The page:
Over the years I've gone from 750 to 350 to 1000 to 125 to 650 etc. and now both my bikes are actually LAMS approved (barely). Owning a motorcycle isn't (or shouldn't) be nothing but a quest for more power - it's about the riding experience. The funny thing is, many of the bikes I remember most fondly and wish I still had tend to be the smaller ones - the RD Yamahas and the Bultaco in particular. I suspect a lot of the older riders here probably can say the same.
  4. I didn't mean to buy a second LAMS bike.

    I was sick of the across' lack of balls and flouting the laws (even though LAMS was in) I went out and bought a Big Nasty Torquey (all beit not crazily fast) Rip Snorting 800cc Streetfightetered Supermotard.

    I had a quiet little chuckle to myself when I recieved a letter in the mail a few weeks later telling me my bike has been given LAMS approval :LOL:
  5. I only had a VTR250 (pre-LAMS), ultimately loved it.

    Probably would have kept it for longer except I really needed something with just a bit more legroom for long-distance sports-touring, being the tall bastard I am. VTR250 was a total hoot of a bike around Melbourne city. :grin:
  6. Isn't there a 650cc restriction under LAMS?
  7. yes, but there are always exceptions (slipups)

    but ive been pulled over a few times so as far as vicroads and vicpol are concerned its LAMS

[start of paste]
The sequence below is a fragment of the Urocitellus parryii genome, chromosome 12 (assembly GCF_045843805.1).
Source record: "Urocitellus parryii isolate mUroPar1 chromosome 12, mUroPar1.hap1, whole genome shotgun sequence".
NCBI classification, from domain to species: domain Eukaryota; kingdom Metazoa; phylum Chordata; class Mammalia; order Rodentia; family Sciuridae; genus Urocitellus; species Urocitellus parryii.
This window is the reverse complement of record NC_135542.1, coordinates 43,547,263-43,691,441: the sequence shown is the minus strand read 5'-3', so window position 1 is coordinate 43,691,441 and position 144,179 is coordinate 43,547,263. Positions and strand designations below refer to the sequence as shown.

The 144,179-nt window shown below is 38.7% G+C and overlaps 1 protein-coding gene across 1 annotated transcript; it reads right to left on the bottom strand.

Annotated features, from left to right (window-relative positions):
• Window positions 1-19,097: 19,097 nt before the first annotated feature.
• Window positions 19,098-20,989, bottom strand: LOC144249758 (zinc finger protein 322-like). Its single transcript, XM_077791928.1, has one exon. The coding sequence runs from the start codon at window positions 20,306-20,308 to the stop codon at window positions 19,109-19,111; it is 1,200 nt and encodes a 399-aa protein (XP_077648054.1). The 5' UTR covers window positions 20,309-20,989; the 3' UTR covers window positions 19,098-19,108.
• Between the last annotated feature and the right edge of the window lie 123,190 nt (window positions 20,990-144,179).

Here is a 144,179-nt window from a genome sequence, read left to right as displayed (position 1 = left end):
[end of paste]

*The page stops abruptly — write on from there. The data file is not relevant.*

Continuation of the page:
8. We don't have LAMS in Qld, but I had the Spada and then the GSXF400, both of which would have been LAMS, before moving on to the Bandit. Of course, I had an open license the whole time, and was held back by budget and my own estimation of my skills rather than by the law.
  9. What do they think it is?

    Here in the ACT, there is no cc restriction, hence my vx800. Plus a bike can be added to the list by sending in an application form and a set of specs showing that the bike complies to the 150kw/t, so there are random bikes such as the suzi gsx600f that is on the list due to someone applying with the european restricted model specs.

    (Sorry for the hijack :oops:)
  10. Whats with the terrible poll structure? :p Less is more !
  11. I have 2 lams bike, 1 for the road and 1 for the track.
  12. I've had 3 bikes that are LAMS...
    Postie, ZZR250, GS500!
    Written off none, just upgraded as desire and money arose.

    I'd like a Bonneville / W650 next.
  13. Every bike I've ever owned now falls within the LAMS category. The whole (SR500) Club of which I'm a member, populated by guys most of which have decades of experience riding and building bikes, is centred around what is now a LAMS bike. As a rider with an open license, the LAMS category is meaningless to me when it comes to desiring or buying bikes - I just buy what I like, and a lot of what I like is LAMS approved. Six months ago getting a 350cc was getting upgrading, now it means moving above 650cc - pfft! Silly!